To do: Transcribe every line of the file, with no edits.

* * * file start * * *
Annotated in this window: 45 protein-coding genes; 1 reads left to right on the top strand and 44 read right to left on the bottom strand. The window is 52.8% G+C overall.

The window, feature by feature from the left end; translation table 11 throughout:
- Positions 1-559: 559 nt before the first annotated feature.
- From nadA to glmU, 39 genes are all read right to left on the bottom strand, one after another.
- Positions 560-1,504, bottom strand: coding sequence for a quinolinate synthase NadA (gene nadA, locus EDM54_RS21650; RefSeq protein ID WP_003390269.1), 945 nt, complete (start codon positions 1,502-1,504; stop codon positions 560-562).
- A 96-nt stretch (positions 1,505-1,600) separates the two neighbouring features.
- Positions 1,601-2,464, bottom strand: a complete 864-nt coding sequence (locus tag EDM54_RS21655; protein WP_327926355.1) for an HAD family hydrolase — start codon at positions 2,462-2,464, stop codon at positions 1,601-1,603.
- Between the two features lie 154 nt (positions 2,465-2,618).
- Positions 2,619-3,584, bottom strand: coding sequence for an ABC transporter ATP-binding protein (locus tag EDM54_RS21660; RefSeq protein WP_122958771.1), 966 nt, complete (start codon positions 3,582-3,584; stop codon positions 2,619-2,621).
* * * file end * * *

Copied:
Annotated in this window: 45 protein-coding genes; 1 reads left to right on the top strand and 44 read right to left on the bottom strand. The window is 52.8% G+C overall.

The window, feature by feature from the left end; translation table 11 throughout:
- Positions 1-559: 559 nt before the first annotated feature.
- From nadA to glmU, 39 genes are all read right to left on the bottom strand, one after another.
- Positions 560-1,504, bottom strand: coding sequence for a quinolinate synthase NadA (gene nadA, locus EDM54_RS21650; RefSeq protein ID WP_003390269.1), 945 nt, complete (start codon positions 1,502-1,504; stop codon positions 560-562).
- A 96-nt stretch (positions 1,505-1,600) separates the two neighbouring features.
- Positions 1,601-2,464, bottom strand: a complete 864-nt coding sequence (locus tag EDM54_RS21655; protein WP_327926355.1) for an HAD family hydrolase — start codon at positions 2,462-2,464, stop codon at positions 1,601-1,603.
- Between the two features lie 154 nt (positions 2,465-2,618).
- Positions 2,619-3,584, bottom strand: coding sequence for an ABC transporter ATP-binding protein (locus tag EDM54_RS21660; RefSeq protein WP_122958771.1), 966 nt, complete (start codon positions 3,582-3,584; stop codon positions 2,619-2,621).